Ruled upon by the EAT at the end of last year, Coffey marks a significant but ultimately unsurprising precedent in terms of perceived disability cases in the UK. The case is the first directly to address the issue of perceived disability discrimination under the Equality Act 2010 and confirms that an employer cannot treat an individual less favourably than others based on a disability it perceives that individual to have, even if he doesn’t. Continue Reading

All the rage – should confidentiality agreements in harassment cases be allowed?

News out this week that a committee of MPs is to look into workplace harassment, and in particular the use of confidentiality wording in settlement agreements arising from harassment allegations. Critics allege, says the BBC New Online, that such clauses are “abused by employers and legal experts to cover up wrongdoing” and used to “buy the silence of victims of harassment and assault”. There may well be pressure to make such provisions unenforceable or even unlawful.

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Good Work, really? – the UK Government’s Response to the Taylor Review

On 7 February the UK Government published its ‘Good Work’ plan, setting out how it intends to take forward the recommendations contained in the Taylor Review of Modern Working Practices published last summer. The Review was tasked with investigating how modern working practices are having an impact on the world of work.

The Government’s press release (issued some hours before the actual response) promised a lot, claiming that “millions” of workers would now benefit from enhanced rights.  The response itself, however, delivered a great deal less in terms of actual concrete proposals to benefit workers in the short term.  All of the big issues, such as how we deal with the complex issue of employment status, are to be the subject of further consultations.  Not in itself a bad thing since employment status is a complex and important issue and it is crucial that the Government considers these issues carefully to ensure that any legislative changes do not lead to unintended consequences, but not quite the revolution which some hoped for.  That said, since the flak attracted by the initial Review came roughly equally from both sides of industry, one can at least commend it for its balance.  The same is not true of the Government’s proposals.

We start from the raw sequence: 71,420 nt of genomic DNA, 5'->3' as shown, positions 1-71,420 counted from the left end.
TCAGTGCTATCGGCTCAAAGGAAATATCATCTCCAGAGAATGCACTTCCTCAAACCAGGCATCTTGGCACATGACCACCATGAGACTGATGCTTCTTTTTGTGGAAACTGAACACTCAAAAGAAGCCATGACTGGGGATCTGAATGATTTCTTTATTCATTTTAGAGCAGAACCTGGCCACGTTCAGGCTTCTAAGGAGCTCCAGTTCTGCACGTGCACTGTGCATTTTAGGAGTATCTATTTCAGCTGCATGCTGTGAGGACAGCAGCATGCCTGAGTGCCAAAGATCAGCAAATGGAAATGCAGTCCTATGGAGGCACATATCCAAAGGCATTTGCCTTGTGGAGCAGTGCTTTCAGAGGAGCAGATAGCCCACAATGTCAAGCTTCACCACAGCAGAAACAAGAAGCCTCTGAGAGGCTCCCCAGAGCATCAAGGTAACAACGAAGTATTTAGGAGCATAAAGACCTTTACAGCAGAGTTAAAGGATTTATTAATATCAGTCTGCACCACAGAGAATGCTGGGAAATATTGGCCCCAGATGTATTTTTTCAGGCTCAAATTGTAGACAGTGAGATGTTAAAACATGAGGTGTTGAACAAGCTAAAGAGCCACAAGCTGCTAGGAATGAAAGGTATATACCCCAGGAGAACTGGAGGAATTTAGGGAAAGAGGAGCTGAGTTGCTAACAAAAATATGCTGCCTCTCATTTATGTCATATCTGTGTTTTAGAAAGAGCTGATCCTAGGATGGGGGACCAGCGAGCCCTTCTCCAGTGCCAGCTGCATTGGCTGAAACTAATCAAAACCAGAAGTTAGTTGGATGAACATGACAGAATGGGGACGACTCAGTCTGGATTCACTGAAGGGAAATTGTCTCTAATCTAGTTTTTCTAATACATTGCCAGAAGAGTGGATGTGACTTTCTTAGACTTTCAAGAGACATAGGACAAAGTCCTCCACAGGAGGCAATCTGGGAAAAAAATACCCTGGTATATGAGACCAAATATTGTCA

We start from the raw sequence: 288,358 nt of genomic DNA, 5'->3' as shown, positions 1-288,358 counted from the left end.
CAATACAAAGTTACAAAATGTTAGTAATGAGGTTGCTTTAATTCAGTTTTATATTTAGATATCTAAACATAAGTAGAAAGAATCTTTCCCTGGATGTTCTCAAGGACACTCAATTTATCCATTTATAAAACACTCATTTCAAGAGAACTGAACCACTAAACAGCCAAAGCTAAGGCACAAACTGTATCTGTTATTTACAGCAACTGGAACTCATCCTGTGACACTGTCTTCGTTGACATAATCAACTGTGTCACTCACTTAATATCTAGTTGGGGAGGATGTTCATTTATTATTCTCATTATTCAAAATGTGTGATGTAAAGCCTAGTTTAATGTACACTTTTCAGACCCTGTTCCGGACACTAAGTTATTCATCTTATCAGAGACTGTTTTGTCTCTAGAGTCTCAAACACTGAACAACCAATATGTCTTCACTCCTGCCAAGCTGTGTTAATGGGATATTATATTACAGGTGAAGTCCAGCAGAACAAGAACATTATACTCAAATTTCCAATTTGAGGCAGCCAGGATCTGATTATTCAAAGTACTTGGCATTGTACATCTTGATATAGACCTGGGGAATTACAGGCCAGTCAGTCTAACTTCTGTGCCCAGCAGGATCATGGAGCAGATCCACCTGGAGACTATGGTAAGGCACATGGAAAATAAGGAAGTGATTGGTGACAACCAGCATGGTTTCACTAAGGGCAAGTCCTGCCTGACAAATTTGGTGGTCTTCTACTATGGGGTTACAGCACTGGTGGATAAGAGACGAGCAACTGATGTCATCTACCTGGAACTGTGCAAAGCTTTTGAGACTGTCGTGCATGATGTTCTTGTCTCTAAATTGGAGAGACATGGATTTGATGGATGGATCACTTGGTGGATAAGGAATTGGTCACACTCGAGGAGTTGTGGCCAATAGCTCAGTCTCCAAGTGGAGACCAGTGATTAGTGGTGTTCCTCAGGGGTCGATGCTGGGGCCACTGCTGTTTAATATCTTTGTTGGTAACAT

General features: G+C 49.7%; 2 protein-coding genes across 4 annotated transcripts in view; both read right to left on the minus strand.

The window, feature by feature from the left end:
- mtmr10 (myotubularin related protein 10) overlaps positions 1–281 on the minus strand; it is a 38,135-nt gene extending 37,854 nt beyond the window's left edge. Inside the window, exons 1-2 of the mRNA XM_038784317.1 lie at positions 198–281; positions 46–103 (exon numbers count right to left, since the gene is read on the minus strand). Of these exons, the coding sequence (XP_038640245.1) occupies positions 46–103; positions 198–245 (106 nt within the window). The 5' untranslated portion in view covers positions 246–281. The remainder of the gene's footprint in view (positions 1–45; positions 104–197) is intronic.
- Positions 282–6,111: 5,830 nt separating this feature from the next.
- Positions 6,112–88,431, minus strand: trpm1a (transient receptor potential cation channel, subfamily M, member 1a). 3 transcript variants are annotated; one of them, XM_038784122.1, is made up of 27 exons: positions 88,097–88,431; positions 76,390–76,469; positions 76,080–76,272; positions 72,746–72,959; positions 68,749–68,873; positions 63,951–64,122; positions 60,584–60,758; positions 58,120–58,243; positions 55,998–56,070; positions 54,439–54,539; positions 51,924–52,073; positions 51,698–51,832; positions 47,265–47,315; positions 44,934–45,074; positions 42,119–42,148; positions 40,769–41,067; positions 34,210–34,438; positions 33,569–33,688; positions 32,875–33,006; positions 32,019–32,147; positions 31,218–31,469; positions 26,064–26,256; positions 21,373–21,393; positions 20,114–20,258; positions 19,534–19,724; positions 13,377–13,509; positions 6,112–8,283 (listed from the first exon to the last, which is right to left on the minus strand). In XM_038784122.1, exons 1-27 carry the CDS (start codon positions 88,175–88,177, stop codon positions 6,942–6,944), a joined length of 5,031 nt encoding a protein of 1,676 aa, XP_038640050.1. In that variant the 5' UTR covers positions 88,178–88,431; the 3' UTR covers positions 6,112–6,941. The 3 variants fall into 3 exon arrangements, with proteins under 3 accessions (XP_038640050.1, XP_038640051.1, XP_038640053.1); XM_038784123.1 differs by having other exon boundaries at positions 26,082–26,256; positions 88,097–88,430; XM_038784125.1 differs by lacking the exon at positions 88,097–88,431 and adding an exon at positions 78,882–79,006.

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Birmingham office to host GBCC events on resilience and productivity

Most successful businesses want to grow but what do they mean?  Greater size and/or number of sites, higher output, income and/or profit, larger headcount or a more prominent media profile?   Many see internal investment as the panacea to growth but that also means different things to different businesses – for manufacturing businesses, for example, it could mean investment in more up to date machinery.  Other businesses may find themselves drawn to artificial intelligence or other technology such as interactive apps.  However, one investment channel that is often overlooked as a vehicle for growth is the human one.

The Greater Birmingham Chamber of Commerce has recently launched its ‘Growth through People’ campaign.  This is a 4 week series of free events exploring how business can boost productivity and achieve real growth through improved leadership and people management skills.

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California Federal Court Finds That “Gig Economy” Workers Are Independent Contractors, Not Employees (US)

Uber, Lyft, Airbnb, Postmates, DoorDash.  All are companies participating in what has been labeled the “gig economy,” where tasks are performed by workers on a short-term or freelance basis rather than through long-term or permanent employment.  As more people participate in this new, mostly smartphone application or Internet-based work model, litigation has followed centering on whether those performing the work are independent contractors or are employees.  The ramifications of gig workers being classified as employees rather than contractors are substantial; not only would it likely upend the economic model of most gig economy businesses, classifying gig workers as employees would mean that federal, state, and local employment laws – such as those relating to minimum wage, overtime compensation, workers’ compensation, protection against discrimination, tax withholdings, etc. – would apply where, as of now, they currently do not.

In one of these cases involving the employee versus independent contractor issue, a California federal judge ruled on February 8, 2018 that drivers for GrubHub, Inc. – a restaurant meal delivery service – are independent contractors and not employees.  The ruling in Lawson v. GrubHub Inc., No. 15-cv-05128, U.S. District Court, Northern District of California, is being hailed as an important victory for gig economy companies. Continue Reading